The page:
Reading through Eduardo Mendieta’s paper entitled, Moral Optics, my interest was piqued in how philosophy and art are combined.  We see this convergence in post modern thought and art practice.  He discusses Foucault’s Biopolitics and its relationship to seeing as correlated to biopolitics and biopower.  From this, the reader gains a broader understanding of how Botero’s paintings take the imagery of Abu Ghraib produced by photography and brings the seeing to an inevitable understanding of torture through re-contextualization via painting.  Mendieta inculcates the reader to re-examine and learn new ways of seeing Foucault’s archeological dives into the human condition through histories of sexuality and power, which is integral to the current discussion yet for the scope of this writing, the points most correlated will be highlighted.  In his reflection of Foucault’s look at politics and power, I find myself most concerned with the following:

This new form of political power, or biopower, has evolved along two axes. Along one axis, it has developed a series of disciplinary technologies that come to bear upon the body as a machine. These technologies conform an anatomopolitics that aims to optimize the capabilities of the body by rendering it more docile and pliable to be inserted within systems of economic and political control and efficiency. Along the other axes, the body is treated not singularly but as part of a spe- cies, a genera, whose basis is entirely biological and organic. Here the body is seen as part of a system of life processes: birth, mortality, health, life expectancy, and anything that increases or decreases any of these. The body is seen as an instance of a species falls under the regulatory controls that conform a biopolitics of populations (Mendieta, 6).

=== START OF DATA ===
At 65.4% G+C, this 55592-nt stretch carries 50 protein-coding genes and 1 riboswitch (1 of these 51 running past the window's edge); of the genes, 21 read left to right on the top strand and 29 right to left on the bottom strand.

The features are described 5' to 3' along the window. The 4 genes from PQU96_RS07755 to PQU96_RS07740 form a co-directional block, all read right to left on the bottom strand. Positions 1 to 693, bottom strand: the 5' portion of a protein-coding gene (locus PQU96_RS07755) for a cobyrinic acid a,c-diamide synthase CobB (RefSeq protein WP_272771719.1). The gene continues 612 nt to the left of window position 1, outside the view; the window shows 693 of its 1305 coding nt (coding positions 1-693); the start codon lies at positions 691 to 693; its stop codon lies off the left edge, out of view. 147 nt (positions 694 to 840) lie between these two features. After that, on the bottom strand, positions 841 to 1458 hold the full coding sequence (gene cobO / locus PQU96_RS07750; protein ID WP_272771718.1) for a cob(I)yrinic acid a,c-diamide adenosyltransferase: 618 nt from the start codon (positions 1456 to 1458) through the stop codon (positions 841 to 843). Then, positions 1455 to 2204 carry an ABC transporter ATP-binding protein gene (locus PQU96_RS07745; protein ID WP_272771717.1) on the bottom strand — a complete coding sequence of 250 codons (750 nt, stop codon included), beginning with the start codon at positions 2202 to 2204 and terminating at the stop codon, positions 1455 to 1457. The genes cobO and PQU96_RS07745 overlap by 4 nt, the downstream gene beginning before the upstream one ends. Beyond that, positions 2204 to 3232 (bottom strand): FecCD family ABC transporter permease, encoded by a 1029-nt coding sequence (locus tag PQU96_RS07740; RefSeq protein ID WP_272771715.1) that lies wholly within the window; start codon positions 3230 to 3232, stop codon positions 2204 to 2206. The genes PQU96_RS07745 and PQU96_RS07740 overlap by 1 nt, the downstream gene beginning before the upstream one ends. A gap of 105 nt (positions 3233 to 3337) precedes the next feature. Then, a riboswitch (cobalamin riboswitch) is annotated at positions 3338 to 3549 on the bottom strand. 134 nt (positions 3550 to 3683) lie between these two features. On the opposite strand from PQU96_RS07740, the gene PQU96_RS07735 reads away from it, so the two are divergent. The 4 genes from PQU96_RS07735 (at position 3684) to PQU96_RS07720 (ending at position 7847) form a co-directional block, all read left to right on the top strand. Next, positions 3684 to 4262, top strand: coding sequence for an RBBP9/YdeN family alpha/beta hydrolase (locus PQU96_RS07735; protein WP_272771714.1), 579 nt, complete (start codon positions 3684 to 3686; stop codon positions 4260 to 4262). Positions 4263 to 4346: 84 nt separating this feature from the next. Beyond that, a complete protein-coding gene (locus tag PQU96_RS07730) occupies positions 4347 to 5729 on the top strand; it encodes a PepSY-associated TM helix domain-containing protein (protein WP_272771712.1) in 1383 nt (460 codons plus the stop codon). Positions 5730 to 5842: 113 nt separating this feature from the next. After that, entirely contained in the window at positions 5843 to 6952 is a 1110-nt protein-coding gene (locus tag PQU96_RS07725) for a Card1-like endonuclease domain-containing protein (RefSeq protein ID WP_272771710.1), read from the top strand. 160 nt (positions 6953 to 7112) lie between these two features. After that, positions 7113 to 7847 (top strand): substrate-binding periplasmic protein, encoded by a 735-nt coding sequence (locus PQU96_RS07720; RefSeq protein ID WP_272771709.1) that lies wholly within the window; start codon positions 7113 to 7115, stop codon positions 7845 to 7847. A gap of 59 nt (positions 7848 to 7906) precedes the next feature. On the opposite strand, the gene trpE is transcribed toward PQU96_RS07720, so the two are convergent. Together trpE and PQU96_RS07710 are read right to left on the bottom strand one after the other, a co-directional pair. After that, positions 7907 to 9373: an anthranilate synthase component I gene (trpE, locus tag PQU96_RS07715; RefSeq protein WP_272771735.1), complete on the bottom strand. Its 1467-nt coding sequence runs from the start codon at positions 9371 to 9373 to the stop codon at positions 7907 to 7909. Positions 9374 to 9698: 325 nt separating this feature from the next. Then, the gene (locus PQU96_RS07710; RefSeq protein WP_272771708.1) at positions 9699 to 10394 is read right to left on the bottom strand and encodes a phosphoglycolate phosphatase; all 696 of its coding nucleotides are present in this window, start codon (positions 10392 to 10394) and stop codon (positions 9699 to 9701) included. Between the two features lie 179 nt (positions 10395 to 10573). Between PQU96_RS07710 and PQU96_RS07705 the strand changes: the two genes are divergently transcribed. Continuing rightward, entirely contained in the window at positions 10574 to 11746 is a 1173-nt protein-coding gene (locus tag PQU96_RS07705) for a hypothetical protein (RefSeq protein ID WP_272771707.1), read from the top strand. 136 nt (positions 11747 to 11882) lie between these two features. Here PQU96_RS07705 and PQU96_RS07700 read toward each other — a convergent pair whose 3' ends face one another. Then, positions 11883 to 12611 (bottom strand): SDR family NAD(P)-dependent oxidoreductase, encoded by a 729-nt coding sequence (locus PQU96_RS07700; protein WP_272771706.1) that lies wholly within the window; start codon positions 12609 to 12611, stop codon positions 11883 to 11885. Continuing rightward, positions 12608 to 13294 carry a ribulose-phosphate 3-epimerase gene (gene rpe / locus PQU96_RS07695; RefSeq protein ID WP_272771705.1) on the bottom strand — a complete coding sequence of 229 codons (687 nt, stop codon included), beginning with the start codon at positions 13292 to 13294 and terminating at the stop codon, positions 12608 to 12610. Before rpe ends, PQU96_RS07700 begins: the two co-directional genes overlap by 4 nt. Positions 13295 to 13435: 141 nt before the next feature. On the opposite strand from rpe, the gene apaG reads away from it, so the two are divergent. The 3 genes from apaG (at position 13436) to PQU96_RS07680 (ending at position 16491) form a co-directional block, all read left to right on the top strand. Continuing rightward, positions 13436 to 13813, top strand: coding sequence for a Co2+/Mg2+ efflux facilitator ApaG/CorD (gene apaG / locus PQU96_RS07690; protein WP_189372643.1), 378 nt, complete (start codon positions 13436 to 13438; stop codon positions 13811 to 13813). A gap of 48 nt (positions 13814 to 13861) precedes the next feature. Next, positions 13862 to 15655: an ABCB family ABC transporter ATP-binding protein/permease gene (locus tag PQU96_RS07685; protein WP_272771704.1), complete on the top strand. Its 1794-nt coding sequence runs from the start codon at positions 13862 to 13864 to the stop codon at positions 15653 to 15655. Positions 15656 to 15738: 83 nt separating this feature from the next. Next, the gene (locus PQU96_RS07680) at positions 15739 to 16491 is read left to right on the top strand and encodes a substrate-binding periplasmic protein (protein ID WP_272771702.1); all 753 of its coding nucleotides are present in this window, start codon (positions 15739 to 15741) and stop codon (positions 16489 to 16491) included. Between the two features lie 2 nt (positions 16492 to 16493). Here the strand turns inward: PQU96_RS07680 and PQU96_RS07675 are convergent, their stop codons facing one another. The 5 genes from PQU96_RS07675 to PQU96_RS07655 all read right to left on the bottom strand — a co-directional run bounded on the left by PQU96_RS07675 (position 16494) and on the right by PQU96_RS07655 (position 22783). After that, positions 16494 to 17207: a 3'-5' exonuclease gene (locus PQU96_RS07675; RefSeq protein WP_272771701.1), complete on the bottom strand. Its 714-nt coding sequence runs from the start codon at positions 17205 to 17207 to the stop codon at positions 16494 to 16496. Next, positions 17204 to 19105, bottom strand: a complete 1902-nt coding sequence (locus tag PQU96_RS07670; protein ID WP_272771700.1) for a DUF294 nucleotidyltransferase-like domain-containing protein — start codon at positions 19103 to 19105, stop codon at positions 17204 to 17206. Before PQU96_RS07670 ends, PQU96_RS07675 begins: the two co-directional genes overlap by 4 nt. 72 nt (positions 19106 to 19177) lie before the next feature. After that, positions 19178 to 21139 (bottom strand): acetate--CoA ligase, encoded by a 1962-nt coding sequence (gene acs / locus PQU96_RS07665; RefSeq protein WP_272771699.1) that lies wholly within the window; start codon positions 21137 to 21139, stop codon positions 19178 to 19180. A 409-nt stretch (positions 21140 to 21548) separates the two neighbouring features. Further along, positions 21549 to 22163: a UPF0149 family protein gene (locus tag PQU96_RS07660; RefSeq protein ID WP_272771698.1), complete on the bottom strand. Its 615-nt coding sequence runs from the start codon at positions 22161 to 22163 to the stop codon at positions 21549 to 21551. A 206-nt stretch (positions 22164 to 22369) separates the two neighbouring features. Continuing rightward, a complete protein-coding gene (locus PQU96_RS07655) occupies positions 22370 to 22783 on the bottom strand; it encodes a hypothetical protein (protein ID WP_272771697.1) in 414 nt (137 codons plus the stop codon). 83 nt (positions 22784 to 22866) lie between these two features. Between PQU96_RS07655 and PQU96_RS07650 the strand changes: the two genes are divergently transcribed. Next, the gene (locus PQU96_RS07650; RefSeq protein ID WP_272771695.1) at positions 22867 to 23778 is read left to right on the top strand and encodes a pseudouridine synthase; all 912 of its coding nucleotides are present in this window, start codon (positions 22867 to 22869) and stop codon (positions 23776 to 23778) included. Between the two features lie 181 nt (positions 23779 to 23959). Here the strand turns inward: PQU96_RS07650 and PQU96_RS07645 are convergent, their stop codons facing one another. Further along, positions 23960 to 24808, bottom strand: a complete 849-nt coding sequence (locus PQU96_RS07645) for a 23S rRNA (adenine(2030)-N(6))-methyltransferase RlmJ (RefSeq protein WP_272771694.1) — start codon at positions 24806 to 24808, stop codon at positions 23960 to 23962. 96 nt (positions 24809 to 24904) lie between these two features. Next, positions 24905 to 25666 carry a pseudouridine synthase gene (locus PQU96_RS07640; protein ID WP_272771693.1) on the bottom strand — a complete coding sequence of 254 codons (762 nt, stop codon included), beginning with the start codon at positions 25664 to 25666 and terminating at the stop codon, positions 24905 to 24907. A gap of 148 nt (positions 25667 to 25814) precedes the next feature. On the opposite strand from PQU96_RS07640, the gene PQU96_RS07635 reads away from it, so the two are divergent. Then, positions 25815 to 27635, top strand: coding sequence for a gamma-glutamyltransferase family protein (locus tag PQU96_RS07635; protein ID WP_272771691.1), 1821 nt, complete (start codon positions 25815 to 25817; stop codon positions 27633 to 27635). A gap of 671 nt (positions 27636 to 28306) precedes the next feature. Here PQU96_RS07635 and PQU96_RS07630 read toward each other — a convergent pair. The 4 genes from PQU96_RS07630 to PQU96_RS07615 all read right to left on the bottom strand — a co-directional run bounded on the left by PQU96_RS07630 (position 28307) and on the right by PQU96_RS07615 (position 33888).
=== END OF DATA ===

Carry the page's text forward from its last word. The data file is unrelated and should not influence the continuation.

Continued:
First, understanding that there is a way in which a viewer perceives their own body within a culture, a society of bodies, is crucial.  If we were to examine Botero’s painting from a philosophical standpoint.  There is an act of knowing and acknowledgement that must occur prior to engaging in Botero’s work.  With the base knowledge of the body being part of a larger system, the body and mind become part of a larger system of symbiotic relationships.  Exploration of those power relationships that Foucault is so well known for is all the power relevant in political and contemporary art.  The contemporary art museum and gallery patrons can see this with the advent of specific types of museum and gallery collections (ie., Museum of African Diaspora, alternative art spaces to reach and represent various under represented minority groups, etc.).  With many various groups in the arts and although a completely different discussion, I felt compelled to start with a specific way in which to view post modern (contemporary) painting from this lens.

One of the reasons Botero’s paintings are extremely effective is due to a certain level of detachment the viewer experiences at first glance.  There is a stage of processing that occurs which does not necessarily seem to be present in photography.  Since photography is the closest depiction of reality, painting offers a graduation in perception and comprehension.  As I mentioned in the beginning of the piece, when one learns how to draw and paint for the first time, there are various techniques incorporated into the teaching that force the student to view only the shapes, lines and form of the object.  One of the methods, from my experience, includes looking at an actual photograph upside down to relieve the mind and brain of affixing a meaning.  In a way, this is what Botero’s paintings allow the viewer to do.  Mendieta explains several ways in which one can view the art works claiming that:

On the one hand, fatness stands in his paintings for the excesses of the privileged classes, which more often than not are ridiculed, scorned, and demoted. The haughty expressions, the ornate dresses, the regal accoutrements, the imperial posturing, are all neutralized and deflated by the heaviness of unbridled and undisciplined bodies. On the other hand, this very same abundant, solid, cherubic and baby-like fatness can be read as a form of humanization. What from an angle can be seen as an anxiety, from another angle, provided within the paintings themselves, allows us to see a vulnerable subject. Against a bourgeois, imperial, sovereign subject –Cartesian, Kan- tian, but most exactly, against the Cortésian and Pizarronian subject—Botero juxtaposes the cor- poreality of the flesh that is undisciplined and undisciplinable. We are irreducibly creatures of bod- ies that hunger and can die both of starvation or gluttony. Our flesh thus is always a source of a profound unease, for it can betray us to the same degree that it is what makes us vulnerable to another’s violence (Mendieta, 8).